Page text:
North Carolina passed a bill Thursday banning local governments from having to provide LGBT protections within anti-discrimination laws.
That means that transgender people could be forced to use the bathroom of the gender assigned to them at birth, and it also means that businesses are allowed to refuse service to people based on their sexual orientation.
Because of the discriminatory nature of the bill, North Carolina could be in danger of losing future opportunities to host National Collegiate Athletic Association championships, including the NCAA Tournament, according to a former NCAA official.
Six first-and-second-round NCAA Tournament games were held in Raleigh this year.
"If legislation is in place that could cause anyone to feel unwelcome," said Greg Shaheen, a current events consultant and former NCAA senior vice president in charge of running the NCAA Tournament, "any bid cities should take notice of it, because it at best handicaps their bid, or it could even make them ineligible to bid."
"We'll continue to monitor current events, which include issues surrounding diversity, in all cities bidding on NCAA championships and events, as well as cities that have already been named as future host sites. Our commitment to the fair treatment of all individuals, regardless of sexual orientation or gender identity, has not changed and is at the core of our NCAA values. It is our expectation that all people will be welcomed and treated with respect in cities that host our NCAA championships and events."
North Carolina is typically a prime target for high-visibility events. Greensboro and Charlotte are scheduled to host NCAA Tournament games in 2017 and 2018, respectively, and many other championships in other sports. Now, those cities may face far bigger hurdles to receive bids.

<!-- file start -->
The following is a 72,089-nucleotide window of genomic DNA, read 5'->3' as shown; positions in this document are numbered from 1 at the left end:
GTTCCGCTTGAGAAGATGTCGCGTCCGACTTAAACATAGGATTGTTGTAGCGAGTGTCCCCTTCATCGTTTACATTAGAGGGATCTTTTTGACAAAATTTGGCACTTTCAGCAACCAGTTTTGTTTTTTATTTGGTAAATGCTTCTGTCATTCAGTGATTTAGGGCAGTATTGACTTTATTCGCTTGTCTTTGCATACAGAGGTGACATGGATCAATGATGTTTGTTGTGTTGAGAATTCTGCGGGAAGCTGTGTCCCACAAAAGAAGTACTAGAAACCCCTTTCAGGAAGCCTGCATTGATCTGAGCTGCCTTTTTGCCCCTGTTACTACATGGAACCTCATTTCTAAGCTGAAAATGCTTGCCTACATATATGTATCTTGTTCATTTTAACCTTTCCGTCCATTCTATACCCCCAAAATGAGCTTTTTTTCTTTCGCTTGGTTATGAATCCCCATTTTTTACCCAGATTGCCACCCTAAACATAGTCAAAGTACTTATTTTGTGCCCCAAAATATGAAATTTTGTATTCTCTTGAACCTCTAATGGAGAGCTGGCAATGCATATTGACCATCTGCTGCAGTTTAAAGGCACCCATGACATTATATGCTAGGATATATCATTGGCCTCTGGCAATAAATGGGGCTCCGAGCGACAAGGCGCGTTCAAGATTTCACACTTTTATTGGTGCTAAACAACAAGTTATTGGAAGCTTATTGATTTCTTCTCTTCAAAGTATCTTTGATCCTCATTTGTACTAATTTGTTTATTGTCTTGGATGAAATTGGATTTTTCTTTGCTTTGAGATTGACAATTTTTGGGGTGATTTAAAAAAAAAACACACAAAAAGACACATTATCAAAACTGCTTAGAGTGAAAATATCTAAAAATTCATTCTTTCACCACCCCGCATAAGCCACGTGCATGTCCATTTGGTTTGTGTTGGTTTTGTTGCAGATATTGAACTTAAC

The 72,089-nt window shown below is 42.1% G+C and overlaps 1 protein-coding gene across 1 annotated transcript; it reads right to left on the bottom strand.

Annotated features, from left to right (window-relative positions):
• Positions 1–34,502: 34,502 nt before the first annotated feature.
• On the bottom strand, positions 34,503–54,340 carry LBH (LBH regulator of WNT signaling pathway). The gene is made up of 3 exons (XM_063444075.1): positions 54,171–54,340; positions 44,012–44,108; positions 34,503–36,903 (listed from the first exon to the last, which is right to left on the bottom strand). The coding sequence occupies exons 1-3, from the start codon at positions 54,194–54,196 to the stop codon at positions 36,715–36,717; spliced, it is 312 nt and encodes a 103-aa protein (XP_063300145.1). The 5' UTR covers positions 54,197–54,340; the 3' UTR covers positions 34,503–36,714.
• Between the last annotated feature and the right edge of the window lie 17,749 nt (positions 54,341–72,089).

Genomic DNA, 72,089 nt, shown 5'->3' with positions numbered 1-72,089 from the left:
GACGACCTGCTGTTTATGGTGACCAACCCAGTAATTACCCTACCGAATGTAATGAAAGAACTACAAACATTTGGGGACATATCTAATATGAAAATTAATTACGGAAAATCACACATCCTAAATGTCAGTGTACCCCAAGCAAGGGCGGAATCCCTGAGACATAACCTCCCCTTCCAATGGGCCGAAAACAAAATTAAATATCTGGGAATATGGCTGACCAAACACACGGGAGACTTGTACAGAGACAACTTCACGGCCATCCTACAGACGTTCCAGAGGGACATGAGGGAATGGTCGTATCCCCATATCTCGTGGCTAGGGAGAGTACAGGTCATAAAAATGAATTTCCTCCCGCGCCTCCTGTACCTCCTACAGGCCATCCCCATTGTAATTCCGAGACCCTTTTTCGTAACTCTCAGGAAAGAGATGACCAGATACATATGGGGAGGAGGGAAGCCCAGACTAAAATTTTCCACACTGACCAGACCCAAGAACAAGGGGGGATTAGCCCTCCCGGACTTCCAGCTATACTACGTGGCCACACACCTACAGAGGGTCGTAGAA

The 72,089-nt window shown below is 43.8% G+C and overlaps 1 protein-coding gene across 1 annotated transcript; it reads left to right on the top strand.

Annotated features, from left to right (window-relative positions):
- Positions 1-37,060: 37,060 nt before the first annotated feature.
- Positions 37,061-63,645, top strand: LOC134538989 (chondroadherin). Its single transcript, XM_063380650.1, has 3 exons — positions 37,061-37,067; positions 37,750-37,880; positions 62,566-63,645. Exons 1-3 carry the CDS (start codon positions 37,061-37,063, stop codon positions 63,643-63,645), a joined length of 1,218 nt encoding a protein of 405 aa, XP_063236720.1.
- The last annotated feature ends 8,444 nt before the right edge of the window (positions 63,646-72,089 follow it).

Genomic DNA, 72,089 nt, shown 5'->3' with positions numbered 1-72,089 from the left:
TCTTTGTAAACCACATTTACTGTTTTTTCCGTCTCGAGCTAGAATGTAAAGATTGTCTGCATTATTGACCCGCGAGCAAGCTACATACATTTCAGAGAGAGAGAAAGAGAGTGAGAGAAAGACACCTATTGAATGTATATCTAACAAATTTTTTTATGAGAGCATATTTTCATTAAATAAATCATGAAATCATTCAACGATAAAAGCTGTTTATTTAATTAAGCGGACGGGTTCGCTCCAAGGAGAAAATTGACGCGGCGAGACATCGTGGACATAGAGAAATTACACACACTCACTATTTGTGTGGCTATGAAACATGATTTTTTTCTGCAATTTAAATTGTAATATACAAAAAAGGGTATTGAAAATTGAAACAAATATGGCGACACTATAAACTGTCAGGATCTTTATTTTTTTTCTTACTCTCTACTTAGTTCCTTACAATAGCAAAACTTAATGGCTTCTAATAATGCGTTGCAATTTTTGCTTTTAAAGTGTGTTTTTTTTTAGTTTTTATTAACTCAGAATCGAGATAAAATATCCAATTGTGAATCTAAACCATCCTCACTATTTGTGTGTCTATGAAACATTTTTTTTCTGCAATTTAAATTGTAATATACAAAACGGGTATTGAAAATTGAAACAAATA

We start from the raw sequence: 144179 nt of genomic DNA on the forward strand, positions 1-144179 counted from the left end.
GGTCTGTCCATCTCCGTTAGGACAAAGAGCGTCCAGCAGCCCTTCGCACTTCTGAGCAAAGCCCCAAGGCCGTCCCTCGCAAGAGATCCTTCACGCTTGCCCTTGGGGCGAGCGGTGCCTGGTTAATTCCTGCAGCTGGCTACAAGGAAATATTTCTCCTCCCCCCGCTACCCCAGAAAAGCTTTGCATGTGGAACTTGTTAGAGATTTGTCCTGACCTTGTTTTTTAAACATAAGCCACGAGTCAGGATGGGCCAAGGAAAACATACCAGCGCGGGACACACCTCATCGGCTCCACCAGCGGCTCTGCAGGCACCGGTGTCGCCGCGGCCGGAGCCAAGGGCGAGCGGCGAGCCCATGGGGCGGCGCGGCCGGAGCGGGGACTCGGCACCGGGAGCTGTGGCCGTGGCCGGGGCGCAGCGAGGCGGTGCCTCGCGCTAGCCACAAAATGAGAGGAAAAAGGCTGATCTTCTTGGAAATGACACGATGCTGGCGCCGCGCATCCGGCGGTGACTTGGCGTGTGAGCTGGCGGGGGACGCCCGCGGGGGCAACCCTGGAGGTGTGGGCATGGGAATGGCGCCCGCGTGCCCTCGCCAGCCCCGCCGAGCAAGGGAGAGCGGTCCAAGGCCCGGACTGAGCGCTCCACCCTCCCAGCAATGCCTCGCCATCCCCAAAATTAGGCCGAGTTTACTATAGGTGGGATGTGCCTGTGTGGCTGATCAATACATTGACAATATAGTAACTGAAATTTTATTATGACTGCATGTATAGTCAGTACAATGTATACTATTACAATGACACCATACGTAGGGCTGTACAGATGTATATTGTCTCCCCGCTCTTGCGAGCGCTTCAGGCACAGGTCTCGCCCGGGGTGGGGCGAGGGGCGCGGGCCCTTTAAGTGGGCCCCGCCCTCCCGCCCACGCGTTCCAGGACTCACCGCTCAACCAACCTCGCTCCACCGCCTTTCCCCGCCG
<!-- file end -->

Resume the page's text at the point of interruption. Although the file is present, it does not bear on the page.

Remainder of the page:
"It's immensely limiting," Shaheen said. " You're basically saying we only want certain types of people to be here."
There is precedent for removing events from North Carolina. The NCAA has taken stands against discrimination before. It banned South Carolina and Mississippi from hosting NCAA events in 2001 for flying the Confederate flag, and in 2005, it banned schools with offensive Native American imagery from hosting events.
The Indianapolis-based organization also publicly contemplated moving and taking events out of Indiana when a law similar to the one in North Carolina was passed. That law was then amended to account for LGBT protections.
With roughly 500,000 athletes across all sports and divisions, the NCAA represents people of all different races, nationalities and sexual orientations. The association feels it wouldn't be doing its duty by supporting states with discriminatory laws.
"The NCAA looked at those things and said, how can we justify spending their money in those states," Shaheen said. "What message does it send to not be mindful, if we're obligating them to go to an area where they're unwelcome?"